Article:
What the Future Could Hold

In Sunday's New York Times, Gregory Mankiw, a Harvard economics professor and former chair of the Council of Economic Advisors (CEA) under President George W. Bush, had an interesting op-ed. Mankiw's piece shows an illustrative presidential speech that would be delivered in 2026 if we fail to correct our fiscal course. At that time, bond markets would demand immediate fiscal adjustments given such high debt levels.

In the speech, the hypothetical President explains:

"For many years, our nation’s government has lived beyond its means. We have promised ourselves both low taxes and a generous social safety net. But we have not faced the hard reality of budget arithmetic. The seeds of this crisis were planted long ago, by previous generations. Our parents and grandparents had noble aims. They saw poverty among the elderly and created Social Security. They saw sickness and created Medicare and Medicaid. They saw Americans struggle to afford health insurance and embraced health care reform with subsidies for middle-class families."

Diving into our fiscal problems:

"But this expansion in government did not come cheap. Government spending has taken up an increasing share of our national income. Today, most of the large baby-boom generation is retired. They are no longer working and paying taxes, but they are eligible for the many government benefits we offer the elderly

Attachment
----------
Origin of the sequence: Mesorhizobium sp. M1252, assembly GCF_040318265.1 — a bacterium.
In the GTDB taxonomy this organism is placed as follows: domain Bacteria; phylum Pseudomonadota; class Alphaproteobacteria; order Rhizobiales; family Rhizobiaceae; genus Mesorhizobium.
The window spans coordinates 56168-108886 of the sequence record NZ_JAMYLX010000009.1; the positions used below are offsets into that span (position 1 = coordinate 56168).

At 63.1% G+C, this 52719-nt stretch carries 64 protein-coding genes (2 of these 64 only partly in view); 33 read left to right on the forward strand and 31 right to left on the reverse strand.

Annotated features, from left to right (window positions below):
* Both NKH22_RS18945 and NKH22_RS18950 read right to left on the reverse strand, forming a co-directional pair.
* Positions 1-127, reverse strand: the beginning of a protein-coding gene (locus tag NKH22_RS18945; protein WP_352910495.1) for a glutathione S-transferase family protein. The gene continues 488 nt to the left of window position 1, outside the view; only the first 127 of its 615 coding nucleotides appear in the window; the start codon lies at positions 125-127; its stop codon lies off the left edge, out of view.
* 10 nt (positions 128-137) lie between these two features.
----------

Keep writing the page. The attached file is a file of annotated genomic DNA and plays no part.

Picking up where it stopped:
If we had chosen to tax ourselves to pay for this spending, our current problems could have been avoided. But no one likes paying taxes. Taxes not only take money out of our pockets, but they also distort incentives and reduce economic growth. So, instead, we borrowed increasing amounts to pay for these programs."

The president closes by lamenting:

"What I wouldn’t give for a chance to go back and change the past. But what is done is done. Americans have faced hardship and adversity before, and we have triumphed. Working together, we can make the sacrifices it takes so our children and grandchildren will enjoy a more prosperous future."

This speech is a grim reminder of what our future holds if we do not fix our current fiscal path. Let's hope Dr. Mankiw's article is another push on our policymakers to start discussing solutions to our long-term challenges now.